Another option is to haunt Craiglist for deals on used crossbows. This is especially true after deer hunting season closes, since a lot of guys like to dump archery gear (not to mention deer rifles) in January. A good choice would be an old, wood-stocked Barnett Wildcat, as long as it's been reasonably well maintained. Dave Canterbury did a good video on that here, showing off one that he sangged at a gun show for a paltry $25. If you go this route you may need to replace the string, and picking up a couple spares wouldn't be a bad idea, either.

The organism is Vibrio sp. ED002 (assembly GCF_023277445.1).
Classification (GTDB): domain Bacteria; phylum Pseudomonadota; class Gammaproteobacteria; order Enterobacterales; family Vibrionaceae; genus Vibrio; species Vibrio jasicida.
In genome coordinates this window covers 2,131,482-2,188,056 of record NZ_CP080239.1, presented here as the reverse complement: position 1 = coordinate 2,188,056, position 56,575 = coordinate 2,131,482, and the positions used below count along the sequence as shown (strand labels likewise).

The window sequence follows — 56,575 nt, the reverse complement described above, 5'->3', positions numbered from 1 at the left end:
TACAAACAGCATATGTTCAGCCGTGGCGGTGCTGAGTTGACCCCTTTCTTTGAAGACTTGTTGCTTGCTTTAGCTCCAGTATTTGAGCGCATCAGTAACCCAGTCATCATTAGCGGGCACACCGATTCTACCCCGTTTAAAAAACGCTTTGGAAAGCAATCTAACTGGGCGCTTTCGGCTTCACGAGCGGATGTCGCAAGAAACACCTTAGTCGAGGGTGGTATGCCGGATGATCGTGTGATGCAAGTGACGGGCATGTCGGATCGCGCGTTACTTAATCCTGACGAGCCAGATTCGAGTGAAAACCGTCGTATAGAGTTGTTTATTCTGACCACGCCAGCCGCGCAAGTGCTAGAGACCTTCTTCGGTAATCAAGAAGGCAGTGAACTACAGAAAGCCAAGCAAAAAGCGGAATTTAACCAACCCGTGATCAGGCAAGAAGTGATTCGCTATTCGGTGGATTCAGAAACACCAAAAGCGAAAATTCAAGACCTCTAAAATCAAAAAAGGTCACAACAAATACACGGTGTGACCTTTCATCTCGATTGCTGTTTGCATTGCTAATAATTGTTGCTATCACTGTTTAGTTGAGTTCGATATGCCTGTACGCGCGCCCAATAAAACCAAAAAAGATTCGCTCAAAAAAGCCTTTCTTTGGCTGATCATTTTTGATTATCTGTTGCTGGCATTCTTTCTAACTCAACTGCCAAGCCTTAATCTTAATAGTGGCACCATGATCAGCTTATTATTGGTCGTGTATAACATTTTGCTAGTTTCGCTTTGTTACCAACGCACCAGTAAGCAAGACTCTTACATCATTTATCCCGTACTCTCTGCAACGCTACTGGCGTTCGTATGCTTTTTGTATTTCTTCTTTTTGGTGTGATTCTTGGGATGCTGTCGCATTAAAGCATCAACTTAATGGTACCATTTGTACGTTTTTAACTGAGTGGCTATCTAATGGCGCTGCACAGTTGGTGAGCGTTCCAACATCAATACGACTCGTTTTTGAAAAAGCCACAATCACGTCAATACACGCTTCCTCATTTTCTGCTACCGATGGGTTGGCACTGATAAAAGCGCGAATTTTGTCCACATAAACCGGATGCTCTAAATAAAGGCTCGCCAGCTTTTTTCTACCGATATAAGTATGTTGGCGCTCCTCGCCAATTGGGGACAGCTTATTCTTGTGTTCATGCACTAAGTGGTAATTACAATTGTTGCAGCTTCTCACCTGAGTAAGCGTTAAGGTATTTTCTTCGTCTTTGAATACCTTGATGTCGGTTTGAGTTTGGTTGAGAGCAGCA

If you're willing to put in the time for practice a used longbow or recurve is a good choice, since they are so simple. A takedown bow can be handy if storage space is limited, and helps when traveling or if it's going into your bugout kit.
|My Samick Sage takedown recurve bow.|
I recently posted on Blog O'Stuff about the Samick Sage takedown recurve. It is a good choice for a survival bow. The going rate on them is about $139, and for the money it's an excellent buy. Since it's a takedown and Samick sells limbs separately, you can buy limb sets in different weights. E.g., 35# for extended practice sessions and 50# for hunting. As a takedown it can be stored in a compact case complete with arrows, glove or tab, and bow stringer.
In summary, archery gear may have a place in your preps. But when deciding whether or not to include it make sure that you take into account all the legal, technical, and tactical reasons for adding it.